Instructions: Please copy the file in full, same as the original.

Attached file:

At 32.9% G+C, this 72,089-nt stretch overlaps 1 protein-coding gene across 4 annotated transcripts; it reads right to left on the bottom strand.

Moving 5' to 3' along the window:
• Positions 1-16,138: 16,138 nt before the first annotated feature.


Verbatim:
At 32.9% G+C, this 72,089-nt stretch overlaps 1 protein-coding gene across 4 annotated transcripts; it reads right to left on the bottom strand.

Moving 5' to 3' along the window:
• Positions 1-16,138: 16,138 nt before the first annotated feature.